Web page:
Wow! Now There’s a Choir I Might Actually Join…

…assuming they would have me (or by some miracle I wasn’t cut during an audition)!

When I was a kid, my Mom made my brother and me join our church’s Jr. Choir.   Mrs. Craig, the Choir director, probably gained her sainthood while trying to make something out of us elementary boys.  As a child, I really had no appreciation for singing.  Sure, I liked music, but I didn’t have the pipes or the know-how to make my kind of music (or at least the kind  I wanted to listen to).   In those days, my churched peers and I spent many Sunday afternoons practicing and learning songs that we would eventually sing to congregation members of our church.  Practices seemed like torture by boredom intermixed with prolonged lessons about self-control (specifically how to least annoy our beloved Choir director).

Was I talented?  Nope.  Have I acquired more vocal talent since then?  Not even close.  I know I can sing better than some folks, but I’m realistic… meaning I have no delusions of ever getting a recording contract.  Even so, I love music.  I listen to plenty of it, sing it in the shower (or in the car), google to contemplate lyrics, read about it in books, and enjoy finding out useless trivia behind the tunes (usually from artists, songwriters, musicians, producers, or managers).   BTW, does anyone  know what happened to Pop-Up Video anyway?  I used to love that show.

So when I happened upon a video of Choir!Choir!Choir! I thought, “This is a choir I so want to join.”  Watching the video, these people look like they’re having fun, singing their hearts out to some of my favorite songs (Isn’t this the coolest Sloan cover?).  And they’re enjoying beer while doing it… that’s my kind of choir!  It’s too bad I don’t enjoy beer… but I do like the occasional glass of wine.  Enjoying wine while singing old pop songs? Even better!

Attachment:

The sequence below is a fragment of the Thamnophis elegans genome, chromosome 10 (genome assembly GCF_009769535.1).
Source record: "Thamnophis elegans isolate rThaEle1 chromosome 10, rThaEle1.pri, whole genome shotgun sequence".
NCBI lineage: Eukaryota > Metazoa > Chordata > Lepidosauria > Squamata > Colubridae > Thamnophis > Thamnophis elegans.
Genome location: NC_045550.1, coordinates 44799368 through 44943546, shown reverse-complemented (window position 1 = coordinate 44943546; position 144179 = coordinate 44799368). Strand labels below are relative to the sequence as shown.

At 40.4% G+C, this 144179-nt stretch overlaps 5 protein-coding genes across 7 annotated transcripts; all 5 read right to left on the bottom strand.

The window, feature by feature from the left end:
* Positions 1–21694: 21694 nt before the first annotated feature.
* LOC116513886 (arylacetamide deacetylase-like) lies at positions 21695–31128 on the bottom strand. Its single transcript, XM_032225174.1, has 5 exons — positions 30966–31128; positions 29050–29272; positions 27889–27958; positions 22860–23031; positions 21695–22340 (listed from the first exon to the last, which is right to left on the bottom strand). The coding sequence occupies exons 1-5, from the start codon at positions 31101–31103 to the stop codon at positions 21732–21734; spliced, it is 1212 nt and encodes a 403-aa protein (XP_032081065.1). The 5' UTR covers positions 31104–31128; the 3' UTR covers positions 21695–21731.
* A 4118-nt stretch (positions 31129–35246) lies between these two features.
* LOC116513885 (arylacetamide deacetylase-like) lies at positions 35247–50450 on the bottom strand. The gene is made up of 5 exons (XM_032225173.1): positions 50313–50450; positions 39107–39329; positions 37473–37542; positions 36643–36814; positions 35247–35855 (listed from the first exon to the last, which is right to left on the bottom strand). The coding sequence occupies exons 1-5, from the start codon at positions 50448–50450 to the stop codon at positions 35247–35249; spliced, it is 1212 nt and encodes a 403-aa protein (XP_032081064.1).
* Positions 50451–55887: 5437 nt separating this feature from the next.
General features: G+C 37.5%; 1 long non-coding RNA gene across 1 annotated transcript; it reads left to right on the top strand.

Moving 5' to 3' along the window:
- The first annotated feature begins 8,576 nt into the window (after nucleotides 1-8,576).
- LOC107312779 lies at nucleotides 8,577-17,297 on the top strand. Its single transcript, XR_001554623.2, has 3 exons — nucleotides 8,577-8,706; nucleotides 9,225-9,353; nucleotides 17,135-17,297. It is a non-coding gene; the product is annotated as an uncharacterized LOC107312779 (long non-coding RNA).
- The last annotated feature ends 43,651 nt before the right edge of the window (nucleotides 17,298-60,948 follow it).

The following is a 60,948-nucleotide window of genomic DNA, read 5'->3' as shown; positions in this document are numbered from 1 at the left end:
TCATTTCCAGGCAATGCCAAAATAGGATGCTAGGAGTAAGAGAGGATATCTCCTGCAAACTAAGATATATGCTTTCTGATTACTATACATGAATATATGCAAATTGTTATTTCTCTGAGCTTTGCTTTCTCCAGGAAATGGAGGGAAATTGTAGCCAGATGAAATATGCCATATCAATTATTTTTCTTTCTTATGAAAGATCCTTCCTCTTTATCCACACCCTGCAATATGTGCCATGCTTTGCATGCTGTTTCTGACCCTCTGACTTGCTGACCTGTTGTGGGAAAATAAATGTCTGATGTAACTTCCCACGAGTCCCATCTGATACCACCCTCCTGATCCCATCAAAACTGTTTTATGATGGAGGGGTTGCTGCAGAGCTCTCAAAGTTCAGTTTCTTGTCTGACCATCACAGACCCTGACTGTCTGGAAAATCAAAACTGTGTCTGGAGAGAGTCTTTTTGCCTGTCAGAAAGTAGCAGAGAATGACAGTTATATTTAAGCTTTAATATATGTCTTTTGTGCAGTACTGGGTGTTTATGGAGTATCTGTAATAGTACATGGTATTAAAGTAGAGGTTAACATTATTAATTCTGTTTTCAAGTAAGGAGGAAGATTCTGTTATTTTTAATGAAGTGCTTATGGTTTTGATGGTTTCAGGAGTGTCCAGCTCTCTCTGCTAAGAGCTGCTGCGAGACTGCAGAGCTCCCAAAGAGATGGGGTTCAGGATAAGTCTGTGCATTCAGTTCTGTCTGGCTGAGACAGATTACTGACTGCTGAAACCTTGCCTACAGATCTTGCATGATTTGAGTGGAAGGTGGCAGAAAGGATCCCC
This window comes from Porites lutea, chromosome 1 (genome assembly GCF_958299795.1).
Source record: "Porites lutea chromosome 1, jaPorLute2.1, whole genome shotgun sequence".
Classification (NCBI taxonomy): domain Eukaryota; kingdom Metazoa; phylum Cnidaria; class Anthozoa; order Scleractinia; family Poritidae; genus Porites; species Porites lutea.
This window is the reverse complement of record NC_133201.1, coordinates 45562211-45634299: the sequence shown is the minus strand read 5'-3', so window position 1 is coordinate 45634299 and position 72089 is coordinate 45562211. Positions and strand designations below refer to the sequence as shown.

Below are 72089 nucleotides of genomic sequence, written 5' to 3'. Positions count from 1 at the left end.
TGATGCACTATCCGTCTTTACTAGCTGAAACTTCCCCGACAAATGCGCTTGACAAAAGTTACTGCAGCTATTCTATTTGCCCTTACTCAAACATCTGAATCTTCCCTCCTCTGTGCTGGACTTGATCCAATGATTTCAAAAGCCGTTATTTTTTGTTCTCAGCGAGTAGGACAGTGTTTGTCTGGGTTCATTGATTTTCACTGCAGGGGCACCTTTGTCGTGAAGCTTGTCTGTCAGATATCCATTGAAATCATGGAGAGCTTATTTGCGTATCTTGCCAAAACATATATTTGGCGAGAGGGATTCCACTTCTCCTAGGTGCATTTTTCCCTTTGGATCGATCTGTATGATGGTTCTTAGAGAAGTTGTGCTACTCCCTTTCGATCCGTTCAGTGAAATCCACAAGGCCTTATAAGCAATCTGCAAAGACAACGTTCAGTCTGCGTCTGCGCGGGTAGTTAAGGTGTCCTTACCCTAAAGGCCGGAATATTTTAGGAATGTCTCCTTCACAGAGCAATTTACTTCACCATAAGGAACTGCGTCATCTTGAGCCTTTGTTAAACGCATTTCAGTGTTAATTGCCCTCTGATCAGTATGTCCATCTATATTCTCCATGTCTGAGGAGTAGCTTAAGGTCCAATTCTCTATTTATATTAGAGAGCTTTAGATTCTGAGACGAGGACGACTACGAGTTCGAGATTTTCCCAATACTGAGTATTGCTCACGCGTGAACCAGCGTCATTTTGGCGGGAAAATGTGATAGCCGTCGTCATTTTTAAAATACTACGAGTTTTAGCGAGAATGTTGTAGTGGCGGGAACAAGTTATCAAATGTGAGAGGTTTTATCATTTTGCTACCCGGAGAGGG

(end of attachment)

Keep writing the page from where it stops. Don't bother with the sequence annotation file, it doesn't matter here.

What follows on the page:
A couple of my co-workers have mentioned how easily they get sucked into the show Glee.  If you know me, you know I seldom have time for TV (mostly because of my dedication to the Purple Prison), but I have seen parts of Glee episodes to know their appeal.  Popular songs as old as my generation, arranged with a fresh harmonies, and performed by vibrant youth pretty much equals ear candy.  What’s not to like?

Unfortunately, I won’t be auditioning for Choir!Choir!Choir! because they meet in Toronto (which is only a stone’s through from Calgary, if you happen to be Superman.  All 3235 km).  From what I can tell, you pretty much pester the leader on facebook, bring $5 each week, and show up ready to sing.  A singing hack like me might even get in, eventually.  I like how this article indicates this choir has ” solidified a reputation as the best damn no-commitment choir in the city.”

One of their two facebook sites says “Choir! Choir! Choir! is a singing group based in Toronto. Since February of 2011, they have been throwing down and saving lives.”  I’m not exactly sure how they’re saving lives.  From what I know, Jesus Saves.  Conversely, I suspect Choir!Cubed (my nickname, not theirs) might save people from boredom on a weeknight, or from going crazy when lacking an outlet for expression, but these folks don’t seem to be teaching CPR, First Aid, or Lifeguarding.

All the same, I think that the Choir!Cubed brings its members, audience, and random listeners into community.  And couldn’t we all use a little more community–spending time together, friends and strangers, sharing each others company, singing (or listening) together to songs that bring smiles to our faces?  I think it’s why that Cheers intro always tugs on our hearts… “Where everybody knows your name…”

While I was writing this post, it reminded me of an old favorite song that pretty much sums it up.  Sing for the Melody by Sweet Comfort Band “Everybody sing for the Melody, Everybody sing it in Harmony…”

Learn more about Choir!Choir!Choir! here…

blogTO – An informative article about the Choir!Choir!Choir! – listen to songs recorded by Choir!Choir!Choir! – not much here… make sure to scroll left.  Way left.

Deserting and Dissolving